In this first of its kind ruling, reported by the Financial Times, the EC is requiring BT to offer physical unbundling of its fibre-optic lines to its rivals, just as it currently does for its old copper lines. Regulations have been in place for years regarding the open use of copper lines, but many telecoms companies were hoping those rules would not apply to the roll-out of faster fibre lines.
“Physical unbundling should be imposed as soon as possible,” said Neelie Kroes, European Telecoms Commissioner.
BT will get a moment to breathe, however, as the EC has agreed to allow BT to use a more limited form of virtual unbundling for the next four years, a suggestion that originally came from UK regulator Ofcom.
“In this specific instance, virtual unbundling seems the best option to safeguard competition and enable consumers to benefit from a wider range of services provided over next generation fibre infrastructure,” Kroes said.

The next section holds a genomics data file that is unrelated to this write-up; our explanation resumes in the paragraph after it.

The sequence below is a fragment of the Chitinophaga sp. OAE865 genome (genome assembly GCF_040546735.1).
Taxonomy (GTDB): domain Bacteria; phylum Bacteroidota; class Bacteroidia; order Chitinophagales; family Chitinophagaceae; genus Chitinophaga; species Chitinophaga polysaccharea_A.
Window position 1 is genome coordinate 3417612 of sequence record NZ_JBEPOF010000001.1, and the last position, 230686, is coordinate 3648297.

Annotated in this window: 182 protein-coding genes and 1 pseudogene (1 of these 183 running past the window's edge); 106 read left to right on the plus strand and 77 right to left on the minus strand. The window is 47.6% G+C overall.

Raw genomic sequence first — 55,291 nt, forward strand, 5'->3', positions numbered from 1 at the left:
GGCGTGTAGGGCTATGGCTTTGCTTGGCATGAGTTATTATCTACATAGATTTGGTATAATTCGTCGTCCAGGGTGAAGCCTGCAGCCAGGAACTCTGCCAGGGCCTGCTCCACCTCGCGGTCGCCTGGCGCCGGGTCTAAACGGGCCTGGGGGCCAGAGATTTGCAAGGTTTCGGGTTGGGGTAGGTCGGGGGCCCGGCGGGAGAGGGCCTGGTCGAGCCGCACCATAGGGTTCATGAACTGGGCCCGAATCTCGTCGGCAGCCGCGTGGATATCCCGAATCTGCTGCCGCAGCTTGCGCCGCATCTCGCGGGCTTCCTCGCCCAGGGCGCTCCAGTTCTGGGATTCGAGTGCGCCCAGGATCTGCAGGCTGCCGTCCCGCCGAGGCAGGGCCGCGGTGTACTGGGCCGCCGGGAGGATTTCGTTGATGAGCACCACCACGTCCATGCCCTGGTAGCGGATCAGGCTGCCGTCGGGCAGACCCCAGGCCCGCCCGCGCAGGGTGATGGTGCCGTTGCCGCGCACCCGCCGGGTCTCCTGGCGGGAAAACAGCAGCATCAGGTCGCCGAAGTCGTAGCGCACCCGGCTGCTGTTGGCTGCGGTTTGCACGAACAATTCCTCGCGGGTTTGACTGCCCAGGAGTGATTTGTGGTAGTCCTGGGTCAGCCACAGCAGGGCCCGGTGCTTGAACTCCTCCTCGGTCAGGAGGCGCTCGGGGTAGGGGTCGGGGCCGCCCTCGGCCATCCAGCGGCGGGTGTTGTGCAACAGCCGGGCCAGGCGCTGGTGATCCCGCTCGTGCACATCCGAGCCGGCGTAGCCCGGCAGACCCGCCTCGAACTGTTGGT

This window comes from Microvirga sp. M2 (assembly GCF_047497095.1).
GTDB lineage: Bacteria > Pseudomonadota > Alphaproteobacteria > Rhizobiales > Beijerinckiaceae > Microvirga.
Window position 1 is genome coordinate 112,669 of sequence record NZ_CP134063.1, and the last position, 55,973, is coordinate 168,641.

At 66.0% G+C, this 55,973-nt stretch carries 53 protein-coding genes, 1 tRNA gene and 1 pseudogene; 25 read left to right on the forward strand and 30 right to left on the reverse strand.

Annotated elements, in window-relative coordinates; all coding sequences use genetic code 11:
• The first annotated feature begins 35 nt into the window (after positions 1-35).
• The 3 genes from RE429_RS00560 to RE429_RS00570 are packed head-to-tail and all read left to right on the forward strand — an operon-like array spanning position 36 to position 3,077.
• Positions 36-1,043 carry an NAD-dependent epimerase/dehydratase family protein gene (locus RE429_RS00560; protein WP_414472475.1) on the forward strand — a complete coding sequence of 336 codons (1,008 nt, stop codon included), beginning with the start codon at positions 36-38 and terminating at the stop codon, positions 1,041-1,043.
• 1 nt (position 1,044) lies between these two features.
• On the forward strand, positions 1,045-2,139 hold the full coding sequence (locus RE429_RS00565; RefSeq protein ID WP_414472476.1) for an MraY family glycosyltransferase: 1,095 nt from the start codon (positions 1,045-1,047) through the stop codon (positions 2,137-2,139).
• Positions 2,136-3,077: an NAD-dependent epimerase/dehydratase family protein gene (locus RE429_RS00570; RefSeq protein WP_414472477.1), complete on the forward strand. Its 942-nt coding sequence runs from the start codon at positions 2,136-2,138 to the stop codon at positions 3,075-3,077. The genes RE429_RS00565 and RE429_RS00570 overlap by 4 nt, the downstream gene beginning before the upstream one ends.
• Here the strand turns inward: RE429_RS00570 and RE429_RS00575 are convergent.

The virtual unbundling known as VULA will only allow competitors local access to the lines going to people’s homes, leaving BT still in charge of the exchange. This will allow greater competition and more high-speed broadband access for people throughout the UK, while keeping BT in control of pricing, which is an issue of contention between Ofcom and the EC.
The EC believes that €300 billion (roughly £250 billion) needs to be spent on rolling out fibre-optic broadband lines across Europe as part of a new digital agenda. BT is spending £2.5 billion on its own fibre-optic infrastructure, which will serve over two thirds of UK homes by 2015.